Mikado 2041 departs southward with a freight train out of Cheboygan in August 1947. Cornelius Hauck
For a time, NYC passengers had a couple of name trains from which to choose, the Northerner as well as the seasonal Michigan Timberliner. The former was the premier train, offering daily service out of Detroit with coaches, a dining car, and usually a 10-section, 3-double-bedroom sleeper. My June 1954 Official Guide shows train 337 departing Michigan Central Station at 10:35 p.m. and arriving Mackinaw City, 301 miles later, at 9 the following morning, in time to make the Arnold Transit ferry to Mackinac Island at 9:45.

The savvy traveler out of New York might have booked passage on train 51, the Empire State Express, for the daylight dash to Detroit, arriving MC Station at 9:25 p.m., in plenty of time for the Northerner’s departure. 

Fate began closing in by the early 1960s. The Northerner’s frequency was reduced beginning in 1960, and the train was downgraded two years later to a Beeliner, as NYC called its RDCs. All passenger service to Mackinaw City ended in 1963, victimized by improved highways, including the gradual opening of Interstate 75 after 1960, commensurate with the completion of the Mackinac Bridge in 1958.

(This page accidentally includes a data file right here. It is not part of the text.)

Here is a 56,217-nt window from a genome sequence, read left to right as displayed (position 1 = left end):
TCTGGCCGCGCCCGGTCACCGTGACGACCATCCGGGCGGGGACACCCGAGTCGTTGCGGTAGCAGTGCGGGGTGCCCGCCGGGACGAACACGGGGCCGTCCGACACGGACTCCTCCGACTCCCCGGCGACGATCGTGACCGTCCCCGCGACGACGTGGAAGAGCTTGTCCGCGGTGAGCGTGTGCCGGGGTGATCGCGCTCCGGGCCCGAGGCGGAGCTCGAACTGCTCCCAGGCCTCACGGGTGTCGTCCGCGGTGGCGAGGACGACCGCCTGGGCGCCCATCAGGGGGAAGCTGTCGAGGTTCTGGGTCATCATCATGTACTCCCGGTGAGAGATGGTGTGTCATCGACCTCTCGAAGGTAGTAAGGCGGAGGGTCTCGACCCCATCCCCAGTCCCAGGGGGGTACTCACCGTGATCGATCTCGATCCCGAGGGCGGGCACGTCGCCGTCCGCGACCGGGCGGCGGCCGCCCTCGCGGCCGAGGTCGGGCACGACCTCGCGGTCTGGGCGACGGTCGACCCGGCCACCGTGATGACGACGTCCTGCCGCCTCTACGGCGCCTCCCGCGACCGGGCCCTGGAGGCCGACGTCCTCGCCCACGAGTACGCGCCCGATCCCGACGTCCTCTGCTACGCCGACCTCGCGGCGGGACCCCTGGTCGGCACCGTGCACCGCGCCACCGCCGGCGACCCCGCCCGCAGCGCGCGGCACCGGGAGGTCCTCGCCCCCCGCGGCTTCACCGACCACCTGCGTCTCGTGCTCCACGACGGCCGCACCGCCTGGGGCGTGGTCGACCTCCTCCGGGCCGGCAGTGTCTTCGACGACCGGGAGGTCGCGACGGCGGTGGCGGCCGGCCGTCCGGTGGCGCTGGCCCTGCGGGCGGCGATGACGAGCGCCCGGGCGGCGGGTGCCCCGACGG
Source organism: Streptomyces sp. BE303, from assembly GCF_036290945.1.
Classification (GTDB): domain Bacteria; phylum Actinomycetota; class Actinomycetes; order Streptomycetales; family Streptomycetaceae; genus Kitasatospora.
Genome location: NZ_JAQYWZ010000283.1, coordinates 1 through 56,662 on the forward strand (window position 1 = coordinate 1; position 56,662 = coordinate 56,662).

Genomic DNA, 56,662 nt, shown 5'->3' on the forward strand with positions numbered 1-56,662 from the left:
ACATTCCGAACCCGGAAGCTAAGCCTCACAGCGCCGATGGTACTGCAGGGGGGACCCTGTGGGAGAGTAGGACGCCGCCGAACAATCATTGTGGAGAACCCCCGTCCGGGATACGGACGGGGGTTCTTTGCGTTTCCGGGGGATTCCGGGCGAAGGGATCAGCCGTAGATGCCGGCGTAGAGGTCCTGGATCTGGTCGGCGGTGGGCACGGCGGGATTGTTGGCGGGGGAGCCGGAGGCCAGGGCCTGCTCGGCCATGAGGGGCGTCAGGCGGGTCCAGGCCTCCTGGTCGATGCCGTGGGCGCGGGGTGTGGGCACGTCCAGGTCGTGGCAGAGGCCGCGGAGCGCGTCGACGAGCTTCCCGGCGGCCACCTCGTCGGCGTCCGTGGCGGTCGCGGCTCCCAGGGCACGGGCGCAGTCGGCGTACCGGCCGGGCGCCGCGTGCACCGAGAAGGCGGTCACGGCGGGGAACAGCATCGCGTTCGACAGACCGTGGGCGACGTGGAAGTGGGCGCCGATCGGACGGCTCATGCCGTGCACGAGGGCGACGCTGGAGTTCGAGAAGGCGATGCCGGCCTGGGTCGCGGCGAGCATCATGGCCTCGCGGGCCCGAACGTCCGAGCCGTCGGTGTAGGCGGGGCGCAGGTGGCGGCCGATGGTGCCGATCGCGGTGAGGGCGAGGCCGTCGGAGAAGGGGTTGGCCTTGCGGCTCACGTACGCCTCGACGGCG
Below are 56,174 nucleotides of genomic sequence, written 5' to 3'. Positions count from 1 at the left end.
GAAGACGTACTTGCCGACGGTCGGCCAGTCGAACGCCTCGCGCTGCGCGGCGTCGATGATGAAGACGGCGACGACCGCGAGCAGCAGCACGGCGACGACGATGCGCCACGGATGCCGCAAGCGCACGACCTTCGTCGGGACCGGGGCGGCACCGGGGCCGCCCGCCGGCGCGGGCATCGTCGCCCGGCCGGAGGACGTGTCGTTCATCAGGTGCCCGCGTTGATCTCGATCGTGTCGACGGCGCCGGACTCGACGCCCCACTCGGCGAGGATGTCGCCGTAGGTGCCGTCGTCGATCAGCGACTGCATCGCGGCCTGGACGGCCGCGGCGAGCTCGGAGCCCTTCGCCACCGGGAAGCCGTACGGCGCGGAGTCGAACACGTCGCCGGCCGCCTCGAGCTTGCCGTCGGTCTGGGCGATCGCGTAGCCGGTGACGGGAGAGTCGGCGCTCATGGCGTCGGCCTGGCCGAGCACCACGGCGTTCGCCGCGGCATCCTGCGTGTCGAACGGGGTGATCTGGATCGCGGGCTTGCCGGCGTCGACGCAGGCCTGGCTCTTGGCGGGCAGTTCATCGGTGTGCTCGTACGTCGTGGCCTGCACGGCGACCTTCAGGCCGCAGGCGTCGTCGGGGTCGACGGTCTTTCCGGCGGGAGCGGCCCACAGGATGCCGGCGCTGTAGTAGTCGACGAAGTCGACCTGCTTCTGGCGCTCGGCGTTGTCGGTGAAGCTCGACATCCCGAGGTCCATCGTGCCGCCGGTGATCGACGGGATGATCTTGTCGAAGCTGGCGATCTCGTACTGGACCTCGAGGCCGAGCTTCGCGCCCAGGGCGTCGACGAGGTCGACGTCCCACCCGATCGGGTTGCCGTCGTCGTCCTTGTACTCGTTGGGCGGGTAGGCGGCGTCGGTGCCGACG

Behold the Beeliner: a lone Budd RDC3 constitutes NYC service at Mackinaw City in 1960. Jerry Pinkepank
Even in those fading days, Central still showed some style. In a memorable frontispiece published in Trains in May 1970, writer Jerry Pinkepank had a witty take on his photo of a Beeliner meeting a Morgan sports car at Mackinaw City. Pinkepank concluded that with its head end boldly striped and festooned with oscillating red lights, the RDC was every bit as sporty as the British roadster parked beside it. “Mackinaw City was a place for snazzy wheels,” wrote Pinkepank. 

Sporty or not, the Beeliner couldn’t last. What was left of the NYC stayed in place for a while after Penn Central and Conrail, but not for long. By 1990, freight service under new owner Detroit & Mackinac came to a stop north of Grayling; a shift to tissue production at a former Proctor & Gamble paper mill in Cheboygan, just 16 miles south of Mackinaw City, ended the need for rail service north of Gaylord.  

But good news came just two years later when Lake State acquired the entire D&M, and the situation has improved every year since. Currently, LSRC is investing approximately $17.3 million in its Mackinaw Subdivision, much of it a mix of state and federal funding. 

If you look hard enough, you can still see signs of the NYC along Lake State’s Mackinaw Sub. Depots at Wolverine and Topinabee are unmistakably of Central lineage. Then there are those seemingly indestructible property markers along the right of way, reminding the sharp-eyed observer that, once upon a time, this was as much the Water Level Route as the tracks that followed the Hudson River.